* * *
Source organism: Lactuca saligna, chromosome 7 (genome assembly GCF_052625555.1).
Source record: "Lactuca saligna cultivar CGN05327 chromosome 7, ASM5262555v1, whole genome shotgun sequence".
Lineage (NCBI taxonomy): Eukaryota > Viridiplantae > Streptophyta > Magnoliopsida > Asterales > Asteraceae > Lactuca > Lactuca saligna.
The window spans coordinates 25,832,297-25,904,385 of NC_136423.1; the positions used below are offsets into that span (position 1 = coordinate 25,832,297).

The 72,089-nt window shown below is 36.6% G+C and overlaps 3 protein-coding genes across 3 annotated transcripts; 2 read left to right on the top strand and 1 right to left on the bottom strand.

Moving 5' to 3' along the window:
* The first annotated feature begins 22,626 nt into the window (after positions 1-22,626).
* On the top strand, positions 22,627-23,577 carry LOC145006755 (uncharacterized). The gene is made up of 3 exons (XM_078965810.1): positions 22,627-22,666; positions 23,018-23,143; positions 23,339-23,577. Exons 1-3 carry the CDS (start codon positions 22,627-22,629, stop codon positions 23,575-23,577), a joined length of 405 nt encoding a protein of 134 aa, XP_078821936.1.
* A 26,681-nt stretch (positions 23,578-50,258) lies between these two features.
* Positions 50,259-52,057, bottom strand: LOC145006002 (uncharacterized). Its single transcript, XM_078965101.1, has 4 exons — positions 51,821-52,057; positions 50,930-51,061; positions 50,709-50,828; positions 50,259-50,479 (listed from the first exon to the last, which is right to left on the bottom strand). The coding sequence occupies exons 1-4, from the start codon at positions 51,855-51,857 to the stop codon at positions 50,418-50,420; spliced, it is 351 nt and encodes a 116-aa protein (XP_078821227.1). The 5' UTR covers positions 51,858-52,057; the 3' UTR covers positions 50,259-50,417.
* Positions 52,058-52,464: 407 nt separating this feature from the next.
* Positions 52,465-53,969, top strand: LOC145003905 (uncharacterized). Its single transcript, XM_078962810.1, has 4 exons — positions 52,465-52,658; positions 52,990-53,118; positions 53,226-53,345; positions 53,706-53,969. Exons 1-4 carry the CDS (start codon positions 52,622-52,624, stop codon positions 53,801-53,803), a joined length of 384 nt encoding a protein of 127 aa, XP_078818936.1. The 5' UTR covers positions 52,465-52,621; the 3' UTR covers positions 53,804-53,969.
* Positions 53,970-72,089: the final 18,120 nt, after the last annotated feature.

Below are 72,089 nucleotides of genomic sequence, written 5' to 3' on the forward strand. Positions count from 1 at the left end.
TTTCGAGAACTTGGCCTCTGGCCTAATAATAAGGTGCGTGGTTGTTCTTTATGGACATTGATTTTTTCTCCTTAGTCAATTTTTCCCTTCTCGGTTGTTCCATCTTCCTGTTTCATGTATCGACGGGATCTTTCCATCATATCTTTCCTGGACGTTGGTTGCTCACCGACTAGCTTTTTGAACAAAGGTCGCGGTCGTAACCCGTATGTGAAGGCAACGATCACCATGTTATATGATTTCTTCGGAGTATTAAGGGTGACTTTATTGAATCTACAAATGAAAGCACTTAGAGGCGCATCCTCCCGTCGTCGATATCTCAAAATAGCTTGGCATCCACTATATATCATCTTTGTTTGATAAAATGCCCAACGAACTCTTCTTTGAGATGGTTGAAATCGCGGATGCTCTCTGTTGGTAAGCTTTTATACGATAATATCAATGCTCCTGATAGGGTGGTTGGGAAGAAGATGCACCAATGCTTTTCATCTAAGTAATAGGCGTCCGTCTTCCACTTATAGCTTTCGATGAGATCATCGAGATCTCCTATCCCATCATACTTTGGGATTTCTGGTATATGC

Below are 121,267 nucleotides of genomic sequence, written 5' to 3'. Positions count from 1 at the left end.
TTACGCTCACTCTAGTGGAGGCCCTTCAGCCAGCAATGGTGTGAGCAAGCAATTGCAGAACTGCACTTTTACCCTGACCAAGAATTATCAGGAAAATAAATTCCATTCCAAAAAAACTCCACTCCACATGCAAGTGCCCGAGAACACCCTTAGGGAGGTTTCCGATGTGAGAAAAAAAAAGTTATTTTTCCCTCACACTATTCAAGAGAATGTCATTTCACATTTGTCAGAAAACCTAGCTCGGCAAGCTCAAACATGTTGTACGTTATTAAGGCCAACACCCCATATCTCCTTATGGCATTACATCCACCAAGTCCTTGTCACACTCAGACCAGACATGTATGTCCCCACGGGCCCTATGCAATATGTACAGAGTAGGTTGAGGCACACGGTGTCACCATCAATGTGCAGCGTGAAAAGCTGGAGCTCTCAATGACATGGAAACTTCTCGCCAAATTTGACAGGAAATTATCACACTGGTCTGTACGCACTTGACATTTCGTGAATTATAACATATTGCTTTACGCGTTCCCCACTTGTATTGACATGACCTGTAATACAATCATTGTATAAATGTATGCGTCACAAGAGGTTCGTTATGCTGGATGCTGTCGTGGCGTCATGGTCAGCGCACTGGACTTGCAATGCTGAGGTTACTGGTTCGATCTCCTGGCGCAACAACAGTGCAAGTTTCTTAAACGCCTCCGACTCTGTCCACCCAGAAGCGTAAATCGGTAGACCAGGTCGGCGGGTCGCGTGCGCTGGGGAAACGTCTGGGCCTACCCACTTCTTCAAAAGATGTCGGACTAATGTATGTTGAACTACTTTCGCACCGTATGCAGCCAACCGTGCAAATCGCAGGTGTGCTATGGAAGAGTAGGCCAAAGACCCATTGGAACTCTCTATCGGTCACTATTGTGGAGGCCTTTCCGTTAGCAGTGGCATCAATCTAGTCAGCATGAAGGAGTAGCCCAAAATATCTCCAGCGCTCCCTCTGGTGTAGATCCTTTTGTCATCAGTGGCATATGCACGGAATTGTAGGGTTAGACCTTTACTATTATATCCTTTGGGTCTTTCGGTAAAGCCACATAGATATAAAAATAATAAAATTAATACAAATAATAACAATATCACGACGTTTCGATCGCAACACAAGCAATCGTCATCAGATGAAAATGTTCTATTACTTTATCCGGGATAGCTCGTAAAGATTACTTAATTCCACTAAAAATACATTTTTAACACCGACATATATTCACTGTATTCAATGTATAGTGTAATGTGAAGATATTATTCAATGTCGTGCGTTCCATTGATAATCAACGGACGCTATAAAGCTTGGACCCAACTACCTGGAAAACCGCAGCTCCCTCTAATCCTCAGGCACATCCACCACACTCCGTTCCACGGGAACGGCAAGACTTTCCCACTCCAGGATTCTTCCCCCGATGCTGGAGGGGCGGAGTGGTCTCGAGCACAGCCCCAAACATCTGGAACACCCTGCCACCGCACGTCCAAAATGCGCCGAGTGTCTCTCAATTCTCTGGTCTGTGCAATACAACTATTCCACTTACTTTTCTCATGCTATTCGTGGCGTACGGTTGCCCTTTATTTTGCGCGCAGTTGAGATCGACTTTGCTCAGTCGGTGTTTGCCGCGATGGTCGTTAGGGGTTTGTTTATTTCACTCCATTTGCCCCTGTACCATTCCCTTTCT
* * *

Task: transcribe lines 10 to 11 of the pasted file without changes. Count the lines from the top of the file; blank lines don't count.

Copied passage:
* Positions 50,259-52,057, bottom strand: LOC145006002 (uncharacterized). Its single transcript, XM_078965101.1, has 4 exons — positions 51,821-52,057; positions 50,930-51,061; positions 50,709-50,828; positions 50,259-50,479 (listed from the first exon to the last, which is right to left on the bottom strand). The coding sequence occupies exons 1-4, from the start codon at positions 51,855-51,857 to the stop codon at positions 50,418-50,420; spliced, it is 351 nt and encodes a 116-aa protein (XP_078821227.1). The 5' UTR covers positions 51,858-52,057; the 3' UTR covers positions 50,259-50,417.
* Positions 52,058-52,464: 407 nt separating this feature from the next.